In addition, air traffic between Heathrow and the United States is strictly governed by the countries' bilateral Bermuda II treaty. The treaty originally allowed only British Airways, Pan Am, and TWA to fly from Heathrow to the US. In 1991, PAA and TWA sold their rights to United Airlines and American Airlines respectively, and Virgin Atlantic Airways was added to the list of airlines allowed to operate on these routes. In 2002, American Airlines and British Airways announced plans to coordinate the scheduling of their trans-Atlantic routes but plans were dropped after the American Department of Transportation made approval conditional on the granting of further access slots to Heathrow to other US airlines. AA and BA considered the slots too valuable and dropped the plans. [5] (http://money.cnn.com/2002/01/25/news/amr_ba/) The Bermuda bilateral agreement conflicts with the Right of Establishment of the United Kingdom in terms of its membership in the EU, and as a consequence the UK was ordered to drop the agreement by about 2004.

Construction of Terminal Five

On 20 November 2001 transport minister Stephen Byers announced the British Government's decision to grant planning permission for the building of a fifth passenger terminal at Heathrow. The new terminal is being constructed within the current boundary of the airport, on its western side. It is due to open in 2008 and is expected to be fully-operational by 2015. When it is completed Heathrow will be able to handle up to 90 million passengers a year, up from its current limit of 65 million.

The granting of planning permission followed the longest public inquiry in British history, lasting nearly four years. BAA had made an initial application in 1993. The key factors considered by the inquiry panel were

  • The economic case for expansion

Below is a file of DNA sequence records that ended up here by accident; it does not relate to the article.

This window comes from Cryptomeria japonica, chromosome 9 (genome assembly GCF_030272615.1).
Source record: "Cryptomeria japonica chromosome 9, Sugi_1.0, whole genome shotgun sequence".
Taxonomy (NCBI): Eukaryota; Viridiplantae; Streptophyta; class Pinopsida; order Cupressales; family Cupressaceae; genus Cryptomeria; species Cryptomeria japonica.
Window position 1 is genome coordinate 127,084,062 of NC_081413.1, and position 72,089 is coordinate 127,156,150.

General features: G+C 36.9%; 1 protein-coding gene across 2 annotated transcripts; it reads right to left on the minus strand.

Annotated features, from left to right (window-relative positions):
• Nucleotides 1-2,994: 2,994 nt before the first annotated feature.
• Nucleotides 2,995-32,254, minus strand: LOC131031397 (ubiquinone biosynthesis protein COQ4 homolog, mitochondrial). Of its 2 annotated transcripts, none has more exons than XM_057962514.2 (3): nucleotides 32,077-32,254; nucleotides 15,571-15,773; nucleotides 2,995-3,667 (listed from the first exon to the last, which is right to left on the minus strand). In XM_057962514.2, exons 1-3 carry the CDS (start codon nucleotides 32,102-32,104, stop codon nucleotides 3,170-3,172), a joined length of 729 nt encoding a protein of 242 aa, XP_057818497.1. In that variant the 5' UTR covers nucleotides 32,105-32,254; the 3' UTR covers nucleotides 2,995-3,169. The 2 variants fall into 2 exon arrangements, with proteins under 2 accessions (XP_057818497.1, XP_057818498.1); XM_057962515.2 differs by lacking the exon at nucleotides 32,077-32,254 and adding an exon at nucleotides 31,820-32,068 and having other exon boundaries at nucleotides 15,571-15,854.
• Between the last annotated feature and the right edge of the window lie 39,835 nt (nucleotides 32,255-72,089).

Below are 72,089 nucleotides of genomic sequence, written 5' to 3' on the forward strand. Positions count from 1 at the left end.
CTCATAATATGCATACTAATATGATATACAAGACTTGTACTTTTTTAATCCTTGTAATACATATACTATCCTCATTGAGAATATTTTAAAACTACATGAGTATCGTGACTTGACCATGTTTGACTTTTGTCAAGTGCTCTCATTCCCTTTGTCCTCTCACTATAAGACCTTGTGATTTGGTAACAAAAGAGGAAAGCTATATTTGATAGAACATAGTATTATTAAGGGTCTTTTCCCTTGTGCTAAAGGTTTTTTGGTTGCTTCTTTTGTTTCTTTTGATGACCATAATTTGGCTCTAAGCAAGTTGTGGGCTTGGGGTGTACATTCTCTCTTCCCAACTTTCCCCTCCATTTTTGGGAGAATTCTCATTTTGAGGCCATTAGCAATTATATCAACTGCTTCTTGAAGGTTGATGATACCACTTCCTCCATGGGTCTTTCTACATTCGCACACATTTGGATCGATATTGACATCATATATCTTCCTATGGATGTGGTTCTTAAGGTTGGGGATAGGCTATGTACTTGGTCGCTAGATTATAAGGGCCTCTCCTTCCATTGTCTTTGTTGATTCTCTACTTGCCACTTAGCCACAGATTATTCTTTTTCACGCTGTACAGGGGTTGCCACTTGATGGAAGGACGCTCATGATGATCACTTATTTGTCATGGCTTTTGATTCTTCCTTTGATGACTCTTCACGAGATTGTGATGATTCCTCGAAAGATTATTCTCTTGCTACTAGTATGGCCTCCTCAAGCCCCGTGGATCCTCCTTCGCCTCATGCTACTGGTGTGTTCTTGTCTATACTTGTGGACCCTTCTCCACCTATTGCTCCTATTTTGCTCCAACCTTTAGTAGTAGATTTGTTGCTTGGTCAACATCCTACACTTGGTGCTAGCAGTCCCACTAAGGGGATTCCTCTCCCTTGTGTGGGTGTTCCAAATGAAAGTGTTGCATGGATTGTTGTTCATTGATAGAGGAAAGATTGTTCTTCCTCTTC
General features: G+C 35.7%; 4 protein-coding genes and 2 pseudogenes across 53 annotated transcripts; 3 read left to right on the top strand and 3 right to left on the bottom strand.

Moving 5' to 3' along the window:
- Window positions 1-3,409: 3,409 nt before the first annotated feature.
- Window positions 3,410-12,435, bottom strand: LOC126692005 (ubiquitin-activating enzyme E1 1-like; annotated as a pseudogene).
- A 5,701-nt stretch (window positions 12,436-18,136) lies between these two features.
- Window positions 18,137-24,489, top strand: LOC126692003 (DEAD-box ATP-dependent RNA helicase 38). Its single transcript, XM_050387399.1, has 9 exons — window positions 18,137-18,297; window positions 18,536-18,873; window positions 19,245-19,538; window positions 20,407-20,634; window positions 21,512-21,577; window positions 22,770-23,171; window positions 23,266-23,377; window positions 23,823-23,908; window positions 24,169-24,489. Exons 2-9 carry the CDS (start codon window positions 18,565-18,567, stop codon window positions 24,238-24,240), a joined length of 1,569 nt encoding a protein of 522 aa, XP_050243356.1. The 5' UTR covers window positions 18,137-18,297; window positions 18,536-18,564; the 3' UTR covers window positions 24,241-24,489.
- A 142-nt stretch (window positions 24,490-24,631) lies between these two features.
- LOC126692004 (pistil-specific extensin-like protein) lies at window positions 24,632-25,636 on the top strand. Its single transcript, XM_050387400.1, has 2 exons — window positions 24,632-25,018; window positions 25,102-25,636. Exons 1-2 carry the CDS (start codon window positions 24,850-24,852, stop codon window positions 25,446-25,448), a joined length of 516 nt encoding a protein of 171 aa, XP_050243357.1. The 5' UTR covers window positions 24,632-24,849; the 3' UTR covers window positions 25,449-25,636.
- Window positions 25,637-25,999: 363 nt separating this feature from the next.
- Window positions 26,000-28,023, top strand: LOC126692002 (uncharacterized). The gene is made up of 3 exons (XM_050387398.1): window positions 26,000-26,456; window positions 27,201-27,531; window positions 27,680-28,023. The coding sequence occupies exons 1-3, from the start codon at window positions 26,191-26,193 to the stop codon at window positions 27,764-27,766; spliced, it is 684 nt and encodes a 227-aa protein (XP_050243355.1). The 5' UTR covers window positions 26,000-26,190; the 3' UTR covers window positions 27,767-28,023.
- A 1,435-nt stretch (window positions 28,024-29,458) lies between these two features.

• Developmental pressures/regional planning
  • Land use policy
  • Surface access
  • Noise
  • Air quality
  • Public safety
  • Construction

BAA's application was vociferously supported by airlines flying out of Heathrow, in particular British Airways and British Midland. Wider interest business groups and trade unions supporting the proposal included the British Chamber of Commerce, the London Tourist Board, the Confederation of British Industry and the Transport and General Workers' Union. Supporters claim that further expansion of the airport is necessary to maintain Heathrow's current position as the pre-eminent hub in European aviation, ahead of other large airports such as Schiphol, Charles de Gaulle, and Frankfurt.

Those opposing the plan cite environmental problems such as increased traffic congestion, air pollution and noise. They included Friends of the Earth and 11 London borough councils, including the London Borough of Hillingdon in which Heathrow is situated.

The transport network around Heathrow will be extended to cope with increased number of passengers. A spur motorway will run from the M25 between junctions 14 and 15 to the new terminal. Both Heathrow Express and the Piccadilly Line of the London Underground will be extended and serve a new shared Heathrow Terminal 5 station.

Further expansion

The major airlines at Heathrow, in particular British Airways, have long advocated a third full-length runway at Heathrow in addition to terminal 5.

Those opposing Terminal 5 similarly oppose a third runway. On 14 December 2003 Transport Secretary Alistair Darling released a white paper (available from [6] (http://www.dft.gov.uk/aviation/whitepaper/)) on the future of aviation in the United Kingdom.

A key proposal of the paper was that a third runway would be built at Heathrow by 2020, provided that its owners meet targets on environmental issues such as aircraft noise, traffic congestion and pollution.

It will involve the loss of Sipson and much of Harmondsworth, including the church and Tithe Barn.

A sixth terminal is likely to accompany the new runway. The total capacity would be increased to 115 million passengers per year. At this stage firm locations and timetables have not been determined.

When T5 is handed over to BAA in March 2008 over £4bn will have been spent and 20,000 people will have worked on the project in one way or another. Work will continue on the second of two satellite terminals or concourses, which will be linked to the main terminal by an underground tracked transit system (TTS).

In 2005, T5 is the largest construction project currently taking place in Europe - expenditure will peak in mid 2005 at £12m per week. None of the cost comes from the taxpayer.

As well as the terminal buildings there are other developments under construction as part of the T5 project, including a multi-storey carpark, a hotel, an energy centre, road tunnels, tunnelled extensions to the Piccadilly Line and Heathrow Express and a spur from the M4.

The terminal buildings have been designed by Richard Rogers Partnership and the lead project architects are Pascall + Watson, who specialise in airports and transport facilities.